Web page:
Presenters: 

Grace Anshutz, CFRE Director of Development and Marketing Eagle Valley Community Foundation and President Eagle County Gives

Grace earned her Bachelor of Arts degree from DePauw University in Greencastle, Indiana with a major in Communication and a minor in Spanish Language. At DePauw, Grace found her love for philanthropic studies while founding a university fundraising program for the local children’s hospital in addition to a chapter of international women and girls education program. Following her graduation, Grace has worked professionally in the nonprofit industry for 6 years with a focus on underserved and underrepresented populations. She has led teams and organizations through unprecedented growth, strategic planning, and relationship-centered fundraising. Grace’s primary fundraising experience is in event fundraising and execution, inclusive grassroot campaigns, comprehensive campaign management, and major donor pipeline development. She graduated from the Lilly School of Philanthropy with a MA in Philanthropic Studies and will finish the program with a focus in nonprofit leadership. Committed to education and appetite for continuous learning and application of best practices, Grace earned her Certified Fund Raising Executive (CFRE) Certification, accredited in April of 2021.

Brooke Skjonsby, Executive Director of the Vail Valley Charitable Fund

Session Description 

Regardless of the situation, the players, or the contextual roles, when it comes to relating across differences in our work and in our lives, what is really at play are unseen yet potent and inescapable power dynamics. Awareness is the antidote. In this session, participants will map their own unique Personal Power-Print; learn distinctions between Rank & Power; demystify how invisible power dynamics play out on in our client & coworker interactions; and gain powerful tools to avoid misunderstandings and de-escalate conflict and leave feeling more empowered to lean in and relate across difference.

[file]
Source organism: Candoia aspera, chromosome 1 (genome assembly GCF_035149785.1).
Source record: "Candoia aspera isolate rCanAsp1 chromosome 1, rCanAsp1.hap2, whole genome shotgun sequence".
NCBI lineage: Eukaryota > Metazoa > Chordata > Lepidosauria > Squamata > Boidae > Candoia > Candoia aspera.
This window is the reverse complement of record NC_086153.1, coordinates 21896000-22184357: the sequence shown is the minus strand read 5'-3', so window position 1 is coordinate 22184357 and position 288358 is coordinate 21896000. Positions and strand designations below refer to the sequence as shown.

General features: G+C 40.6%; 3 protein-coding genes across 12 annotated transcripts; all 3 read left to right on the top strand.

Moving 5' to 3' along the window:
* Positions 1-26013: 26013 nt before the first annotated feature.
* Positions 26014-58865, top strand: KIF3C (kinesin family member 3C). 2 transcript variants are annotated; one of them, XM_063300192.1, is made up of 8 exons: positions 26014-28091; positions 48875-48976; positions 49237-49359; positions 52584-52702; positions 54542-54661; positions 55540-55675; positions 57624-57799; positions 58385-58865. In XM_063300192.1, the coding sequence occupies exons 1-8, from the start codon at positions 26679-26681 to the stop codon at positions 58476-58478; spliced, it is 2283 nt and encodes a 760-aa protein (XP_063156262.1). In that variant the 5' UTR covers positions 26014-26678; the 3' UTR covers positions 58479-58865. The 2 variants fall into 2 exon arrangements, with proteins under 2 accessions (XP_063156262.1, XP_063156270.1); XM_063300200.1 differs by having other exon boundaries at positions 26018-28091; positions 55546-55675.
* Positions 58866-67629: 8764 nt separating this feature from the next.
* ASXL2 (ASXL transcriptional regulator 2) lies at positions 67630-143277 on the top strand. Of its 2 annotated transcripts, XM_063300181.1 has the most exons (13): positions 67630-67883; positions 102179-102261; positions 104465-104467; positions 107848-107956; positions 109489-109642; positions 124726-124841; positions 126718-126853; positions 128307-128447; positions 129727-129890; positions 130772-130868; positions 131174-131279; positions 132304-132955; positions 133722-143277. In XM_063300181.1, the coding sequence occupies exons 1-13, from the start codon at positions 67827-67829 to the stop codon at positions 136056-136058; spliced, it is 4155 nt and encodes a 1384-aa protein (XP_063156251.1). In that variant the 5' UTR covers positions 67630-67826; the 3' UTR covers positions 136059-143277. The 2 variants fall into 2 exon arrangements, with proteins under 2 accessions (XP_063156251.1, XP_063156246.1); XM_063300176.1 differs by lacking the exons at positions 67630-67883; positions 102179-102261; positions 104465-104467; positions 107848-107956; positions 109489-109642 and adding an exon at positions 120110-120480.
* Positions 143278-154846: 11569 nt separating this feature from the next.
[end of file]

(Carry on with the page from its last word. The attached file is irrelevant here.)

Presenter: Andi Tilmann, MA, Founder & Director of Loving Beyond Understanding

Andi Tilmann, MA (they/she/he) LBU Founder & Director LGBTQ+ & Gender-Diverse Compassionate Cultural Awareness Trainings Co-Developer After 18 years as a capital campaign consultant for spiritual communities with her firm Tri Unity Consulting, Andi earned a master’s degree in psychology & conflict facilitation from the international Process Work Institute in Portland, OR in 2016 and has since focused intensely on better understanding anti-oppression work and the psychology of colonial cultural socialization. They co-developed a very well-received Gender Diverse Cultural Awareness training series for mental health, medical and social service providers in 2023 which has already reached over 880 trainees on the Western Slope. Andi is now applying their decades of professional experience, her passion for social justice, and his life-experience as a gender-between LGBTQ+ person to founding the nonprofit Loving Beyond Understanding and The Center, which offer safe spaces, social support & activities for LGBTQ+ youth, adults, elders and parents, as well as counseling services, resource navigation in Grand Junction CO and surrounding rural areas.

Session Description 

This session is designed to guide team members through various activities that foster teamwork and camaraderie. Its purpose is to enhance communication, cooperation, and collaboration among team members. The activities are designed to build trust and mutual respect among participants.Upon completion of the session, participants will have a better understanding of how to support and uplift one another, empowering them to work together more effectively in the workplace.

Presenter: Mary Cloud, Development Director of River Bridge Regional Center

Mary Cloud has received her Bachelors Degree in Education at Ohio University, Athens, Ohio, and holds a Masters Degree in Education from University of Nevada, Las Vegas. Her goals with River Bridge is to help the organization reach their financial goals through grant writing and reporting, head up their annual fundraising event, annual appeals, and coordinate outreach and education events within the community, for parents, teachers, childcare workers, and other necessary partners. In addition, she has been providing team building activities to the staff to help support a culture of acceptance, approachability, wellness, and fun in the workplace. On the side from River Bridge, Mary is also a leader of the Mountain West Gives/Colorado Gives Day Regional Champion group, helping nonprofits from Aspen to Parachute raise money on the annual appeal day.

Capacity Building Sessions | 10:45 AM – 12:15 PM

Session Description